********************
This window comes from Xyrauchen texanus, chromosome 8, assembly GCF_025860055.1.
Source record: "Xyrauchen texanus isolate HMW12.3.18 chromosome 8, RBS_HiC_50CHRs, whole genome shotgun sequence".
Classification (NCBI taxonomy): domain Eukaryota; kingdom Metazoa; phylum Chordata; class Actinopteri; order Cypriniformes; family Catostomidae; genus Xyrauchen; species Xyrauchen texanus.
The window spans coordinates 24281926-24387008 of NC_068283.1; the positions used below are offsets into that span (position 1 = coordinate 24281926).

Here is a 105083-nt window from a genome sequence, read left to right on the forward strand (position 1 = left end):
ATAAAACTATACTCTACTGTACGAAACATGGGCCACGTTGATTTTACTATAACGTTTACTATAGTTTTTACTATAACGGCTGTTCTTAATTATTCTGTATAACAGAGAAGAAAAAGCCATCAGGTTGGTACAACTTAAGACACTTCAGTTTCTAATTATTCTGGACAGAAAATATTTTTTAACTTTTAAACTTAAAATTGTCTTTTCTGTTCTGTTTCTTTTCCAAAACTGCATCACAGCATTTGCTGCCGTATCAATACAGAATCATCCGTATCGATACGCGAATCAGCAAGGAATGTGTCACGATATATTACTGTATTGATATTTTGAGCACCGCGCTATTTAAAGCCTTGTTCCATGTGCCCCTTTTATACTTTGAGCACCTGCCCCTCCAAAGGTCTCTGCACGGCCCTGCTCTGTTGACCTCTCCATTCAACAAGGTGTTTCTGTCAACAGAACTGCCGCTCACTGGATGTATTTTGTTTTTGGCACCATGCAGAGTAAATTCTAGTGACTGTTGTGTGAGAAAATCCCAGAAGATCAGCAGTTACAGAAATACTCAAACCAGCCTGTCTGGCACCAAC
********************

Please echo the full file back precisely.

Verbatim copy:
This window comes from Xyrauchen texanus, chromosome 8, assembly GCF_025860055.1.
Source record: "Xyrauchen texanus isolate HMW12.3.18 chromosome 8, RBS_HiC_50CHRs, whole genome shotgun sequence".
Classification (NCBI taxonomy): domain Eukaryota; kingdom Metazoa; phylum Chordata; class Actinopteri; order Cypriniformes; family Catostomidae; genus Xyrauchen; species Xyrauchen texanus.
The window spans coordinates 24281926-24387008 of NC_068283.1; the positions used below are offsets into that span (position 1 = coordinate 24281926).

Here is a 105083-nt window from a genome sequence, read left to right on the forward strand (position 1 = left end):
ATAAAACTATACTCTACTGTACGAAACATGGGCCACGTTGATTTTACTATAACGTTTACTATAGTTTTTACTATAACGGCTGTTCTTAATTATTCTGTATAACAGAGAAGAAAAAGCCATCAGGTTGGTACAACTTAAGACACTTCAGTTTCTAATTATTCTGGACAGAAAATATTTTTTAACTTTTAAACTTAAAATTGTCTTTTCTGTTCTGTTTCTTTTCCAAAACTGCATCACAGCATTTGCTGCCGTATCAATACAGAATCATCCGTATCGATACGCGAATCAGCAAGGAATGTGTCACGATATATTACTGTATTGATATTTTGAGCACCGCGCTATTTAAAGCCTTGTTCCATGTGCCCCTTTTATACTTTGAGCACCTGCCCCTCCAAAGGTCTCTGCACGGCCCTGCTCTGTTGACCTCTCCATTCAACAAGGTGTTTCTGTCAACAGAACTGCCGCTCACTGGATGTATTTTGTTTTTGGCACCATGCAGAGTAAATTCTAGTGACTGTTGTGTGAGAAAATCCCAGAAGATCAGCAGTTACAGAAATACTCAAACCAGCCTGTCTGGCACCAAC